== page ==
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The Pink Slip Slump



Whether you move in a new direction like Marisol or follow the traditional job-search route, you should identify your skill set and what you really enjoy doing; then, stress both of these in your applications and your job search. “It’s crucial to set yourself apart,” says Wardell.

The Economics of Job Loss

Aside from being a huge blow to your self-esteem, losing your job can also be a massive blow to your finances. “During one of my layoffs, I went from earning $250,000 a year to earning $10 an hour as a carpenter,” David explains. When supporting a family, this financial hit can be especially devastating.

Depending on the reason for your job loss, you may be eligible for unemployment benefits. Unemployment compensation varies by state, so do some research to find out what you’re entitled to.

Nevertheless, one of your first tasks should be adjusting your budget for the sudden drop in income so even if you can’t leave with a severance package, you won’t necessarily be in a rough financial situation. Also, investigate all income possibilities within the first 30 days, including dipping into savings or taking out a personal loan.

When Jeff Brand was a senior in high school, his dad lost his job of 25 years due to a merger. “He lost his job three months before his retirement vested,” he says. “He felt betrayed and it impacted the whole family.” When the Dallas, TX, resident was faced with his own job loss as a result of a merger, he made the decision to leave before being laid off. “I didn’t panic,” he says. “Aside from our mortgage, we were debt-free and didn’t have high car payments. We could have gone several months without a paycheck and been fine.” By getting a handle on his finances early, Jeff was able to take his time to find another job. He soon found a position as a fund manager for an investment bank.

Job Loss, Your Gain

Eventually, a job loss can result in a new and better chapter in your life. Until you reach that golden horizon, keeping the proper outlook is key. While you search, “Say to yourself, ‘If I don’t get the offer, there’s another, better opportunity waiting to be discovered by me,’ ” recommends Joseph.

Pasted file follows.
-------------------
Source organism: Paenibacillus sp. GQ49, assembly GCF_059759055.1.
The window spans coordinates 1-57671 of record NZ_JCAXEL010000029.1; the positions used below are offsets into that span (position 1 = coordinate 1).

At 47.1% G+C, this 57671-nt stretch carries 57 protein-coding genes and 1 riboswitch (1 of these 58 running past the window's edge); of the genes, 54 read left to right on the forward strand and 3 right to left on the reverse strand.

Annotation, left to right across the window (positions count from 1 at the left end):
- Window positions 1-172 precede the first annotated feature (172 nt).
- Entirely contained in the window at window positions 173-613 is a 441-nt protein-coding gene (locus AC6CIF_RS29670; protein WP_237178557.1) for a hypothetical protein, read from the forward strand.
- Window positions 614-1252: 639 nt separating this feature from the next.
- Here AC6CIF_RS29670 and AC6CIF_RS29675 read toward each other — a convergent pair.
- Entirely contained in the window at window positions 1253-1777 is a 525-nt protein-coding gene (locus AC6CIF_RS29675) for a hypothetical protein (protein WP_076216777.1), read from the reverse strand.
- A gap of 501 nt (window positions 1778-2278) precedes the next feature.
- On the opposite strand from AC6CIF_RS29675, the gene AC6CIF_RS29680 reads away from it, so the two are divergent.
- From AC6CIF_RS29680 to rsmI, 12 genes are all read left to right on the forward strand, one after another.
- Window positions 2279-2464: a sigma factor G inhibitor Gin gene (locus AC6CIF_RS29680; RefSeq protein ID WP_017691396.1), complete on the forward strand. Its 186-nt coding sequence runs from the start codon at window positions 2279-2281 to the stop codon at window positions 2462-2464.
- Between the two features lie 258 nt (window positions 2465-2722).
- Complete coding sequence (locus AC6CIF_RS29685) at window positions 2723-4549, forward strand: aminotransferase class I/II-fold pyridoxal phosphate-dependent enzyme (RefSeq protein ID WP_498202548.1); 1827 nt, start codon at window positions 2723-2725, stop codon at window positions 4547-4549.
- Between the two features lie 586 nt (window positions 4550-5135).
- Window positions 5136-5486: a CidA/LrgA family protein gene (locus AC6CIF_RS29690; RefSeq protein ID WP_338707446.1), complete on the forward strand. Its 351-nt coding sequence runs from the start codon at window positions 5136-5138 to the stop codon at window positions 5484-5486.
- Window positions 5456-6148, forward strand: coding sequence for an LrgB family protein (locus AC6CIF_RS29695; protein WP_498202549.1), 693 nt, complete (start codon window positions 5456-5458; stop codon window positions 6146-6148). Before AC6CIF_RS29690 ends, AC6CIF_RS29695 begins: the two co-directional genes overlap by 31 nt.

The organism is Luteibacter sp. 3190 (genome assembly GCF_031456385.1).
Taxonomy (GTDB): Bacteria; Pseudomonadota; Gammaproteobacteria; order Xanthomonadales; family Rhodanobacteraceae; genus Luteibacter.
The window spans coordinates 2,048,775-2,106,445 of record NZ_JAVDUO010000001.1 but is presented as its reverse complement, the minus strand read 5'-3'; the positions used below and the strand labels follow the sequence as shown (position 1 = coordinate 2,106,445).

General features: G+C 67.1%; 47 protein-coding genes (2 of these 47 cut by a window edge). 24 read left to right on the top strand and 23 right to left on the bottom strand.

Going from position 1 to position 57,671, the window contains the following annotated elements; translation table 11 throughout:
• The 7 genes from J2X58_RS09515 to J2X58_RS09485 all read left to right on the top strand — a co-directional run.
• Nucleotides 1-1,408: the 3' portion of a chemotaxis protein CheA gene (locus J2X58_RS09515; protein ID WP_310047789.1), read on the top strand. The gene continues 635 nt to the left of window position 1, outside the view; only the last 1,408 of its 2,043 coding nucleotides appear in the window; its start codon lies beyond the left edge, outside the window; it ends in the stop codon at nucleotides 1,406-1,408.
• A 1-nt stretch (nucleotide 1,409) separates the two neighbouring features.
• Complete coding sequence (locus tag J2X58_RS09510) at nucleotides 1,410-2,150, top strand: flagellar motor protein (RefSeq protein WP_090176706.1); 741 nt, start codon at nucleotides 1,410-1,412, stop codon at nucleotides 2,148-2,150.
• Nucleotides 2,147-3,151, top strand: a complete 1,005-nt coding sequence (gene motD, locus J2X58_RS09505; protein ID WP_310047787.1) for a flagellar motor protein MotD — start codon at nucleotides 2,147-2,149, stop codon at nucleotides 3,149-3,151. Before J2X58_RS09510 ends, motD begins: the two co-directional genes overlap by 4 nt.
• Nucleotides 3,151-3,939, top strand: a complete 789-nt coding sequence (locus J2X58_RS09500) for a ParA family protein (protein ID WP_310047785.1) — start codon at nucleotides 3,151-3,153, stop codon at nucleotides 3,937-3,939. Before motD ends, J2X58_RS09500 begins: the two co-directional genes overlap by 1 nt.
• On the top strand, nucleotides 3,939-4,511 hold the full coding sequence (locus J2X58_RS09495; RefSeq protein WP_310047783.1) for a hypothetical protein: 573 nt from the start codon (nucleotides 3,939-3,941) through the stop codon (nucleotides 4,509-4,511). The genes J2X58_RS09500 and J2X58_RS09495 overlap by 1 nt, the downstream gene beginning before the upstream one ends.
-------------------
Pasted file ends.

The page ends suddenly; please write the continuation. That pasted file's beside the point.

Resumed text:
Posted: 12/21/07
doberman1958

Thanks for this article....being 50 and unemployed for the first time in my life, I am so scared of not ever being considered for a posting, but here's hoping that the comment from the lady who was laid off at 60 about experience when you are in your early 50's will still make me an attractive option for my future employer.

waynej01

good advice i lost my job of 31 years im 51 i feel obsolete ilfeel my world is falling apart icant find a job i fear im going to lose all i have ifeel nothing im doing is doing any good i pray every day GOD give me a job nothing happens its hard to keep trying sometimes i dont feel im doing any thing right when it comes to finding a job this is affecting my whole life l cant see the light at the end of the tunnel

brinkleys

Even when you know it's no fault of your own (company bankruptcy) and you have excellent references it can still devastate your self-esteem. Especially when others are finding jobs and you are still unemployed and running out of money. That has been my biggest struggle, trying not to let my self-esteem plummet and become depressed when nothing is materializing.

KMCEEP

A little helpful, but what about the "average" joe, that is a janitor? He certaintly doesn't have the finances to start a publishing business or to even think of doing such. What about the little guy?

  • By KMCEEP
  • on 4/20/08 7:38 AM EST
jobjuggler

Very good advice! Lynn Joseph and Patti Wilson are pros. Here's a great employability tool for hs on up. It's online and self-paced: Link.